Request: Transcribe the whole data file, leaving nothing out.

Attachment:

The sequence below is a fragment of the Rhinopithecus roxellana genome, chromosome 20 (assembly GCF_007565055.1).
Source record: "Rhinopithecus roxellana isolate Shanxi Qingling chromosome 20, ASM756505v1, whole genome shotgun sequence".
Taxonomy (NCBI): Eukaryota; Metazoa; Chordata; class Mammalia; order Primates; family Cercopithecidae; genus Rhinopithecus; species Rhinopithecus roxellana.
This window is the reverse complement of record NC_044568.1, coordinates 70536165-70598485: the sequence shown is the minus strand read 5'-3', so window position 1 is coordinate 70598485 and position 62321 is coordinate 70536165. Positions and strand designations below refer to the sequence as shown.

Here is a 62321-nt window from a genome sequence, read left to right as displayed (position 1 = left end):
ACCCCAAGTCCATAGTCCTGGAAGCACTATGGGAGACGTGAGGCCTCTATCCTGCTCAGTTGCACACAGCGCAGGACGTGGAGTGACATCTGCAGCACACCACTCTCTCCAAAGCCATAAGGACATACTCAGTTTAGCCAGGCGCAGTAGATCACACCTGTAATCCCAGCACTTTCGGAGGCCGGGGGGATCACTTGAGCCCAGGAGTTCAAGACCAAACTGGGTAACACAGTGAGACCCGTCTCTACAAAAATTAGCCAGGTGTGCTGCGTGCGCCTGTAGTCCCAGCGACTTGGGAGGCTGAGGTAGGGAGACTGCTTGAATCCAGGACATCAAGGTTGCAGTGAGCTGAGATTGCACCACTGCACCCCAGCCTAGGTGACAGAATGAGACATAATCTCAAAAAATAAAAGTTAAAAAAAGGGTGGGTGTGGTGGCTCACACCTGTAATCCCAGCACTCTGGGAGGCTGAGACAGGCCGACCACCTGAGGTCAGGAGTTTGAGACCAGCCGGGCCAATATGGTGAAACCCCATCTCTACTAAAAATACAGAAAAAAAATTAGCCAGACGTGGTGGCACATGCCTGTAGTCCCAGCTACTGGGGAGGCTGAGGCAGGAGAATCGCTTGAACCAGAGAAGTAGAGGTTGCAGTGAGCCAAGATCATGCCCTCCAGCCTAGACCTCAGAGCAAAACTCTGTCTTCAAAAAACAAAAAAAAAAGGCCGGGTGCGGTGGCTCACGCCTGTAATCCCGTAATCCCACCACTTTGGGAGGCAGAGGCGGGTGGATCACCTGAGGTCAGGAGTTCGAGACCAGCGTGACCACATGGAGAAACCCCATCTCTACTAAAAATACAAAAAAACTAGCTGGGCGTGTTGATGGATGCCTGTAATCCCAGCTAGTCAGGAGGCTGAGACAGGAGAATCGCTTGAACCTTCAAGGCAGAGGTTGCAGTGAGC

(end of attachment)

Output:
The sequence below is a fragment of the Rhinopithecus roxellana genome, chromosome 20 (assembly GCF_007565055.1).
Source record: "Rhinopithecus roxellana isolate Shanxi Qingling chromosome 20, ASM756505v1, whole genome shotgun sequence".
Taxonomy (NCBI): Eukaryota; Metazoa; Chordata; class Mammalia; order Primates; family Cercopithecidae; genus Rhinopithecus; species Rhinopithecus roxellana.
This window is the reverse complement of record NC_044568.1, coordinates 70536165-70598485: the sequence shown is the minus strand read 5'-3', so window position 1 is coordinate 70598485 and position 62321 is coordinate 70536165. Positions and strand designations below refer to the sequence as shown.

Here is a 62321-nt window from a genome sequence, read left to right as displayed (position 1 = left end):
ACCCCAAGTCCATAGTCCTGGAAGCACTATGGGAGACGTGAGGCCTCTATCCTGCTCAGTTGCACACAGCGCAGGACGTGGAGTGACATCTGCAGCACACCACTCTCTCCAAAGCCATAAGGACATACTCAGTTTAGCCAGGCGCAGTAGATCACACCTGTAATCCCAGCACTTTCGGAGGCCGGGGGGATCACTTGAGCCCAGGAGTTCAAGACCAAACTGGGTAACACAGTGAGACCCGTCTCTACAAAAATTAGCCAGGTGTGCTGCGTGCGCCTGTAGTCCCAGCGACTTGGGAGGCTGAGGTAGGGAGACTGCTTGAATCCAGGACATCAAGGTTGCAGTGAGCTGAGATTGCACCACTGCACCCCAGCCTAGGTGACAGAATGAGACATAATCTCAAAAAATAAAAGTTAAAAAAAGGGTGGGTGTGGTGGCTCACACCTGTAATCCCAGCACTCTGGGAGGCTGAGACAGGCCGACCACCTGAGGTCAGGAGTTTGAGACCAGCCGGGCCAATATGGTGAAACCCCATCTCTACTAAAAATACAGAAAAAAAATTAGCCAGACGTGGTGGCACATGCCTGTAGTCCCAGCTACTGGGGAGGCTGAGGCAGGAGAATCGCTTGAACCAGAGAAGTAGAGGTTGCAGTGAGCCAAGATCATGCCCTCCAGCCTAGACCTCAGAGCAAAACTCTGTCTTCAAAAAACAAAAAAAAAAGGCCGGGTGCGGTGGCTCACGCCTGTAATCCCGTAATCCCACCACTTTGGGAGGCAGAGGCGGGTGGATCACCTGAGGTCAGGAGTTCGAGACCAGCGTGACCACATGGAGAAACCCCATCTCTACTAAAAATACAAAAAAACTAGCTGGGCGTGTTGATGGATGCCTGTAATCCCAGCTAGTCAGGAGGCTGAGACAGGAGAATCGCTTGAACCTTCAAGGCAGAGGTTGCAGTGAGC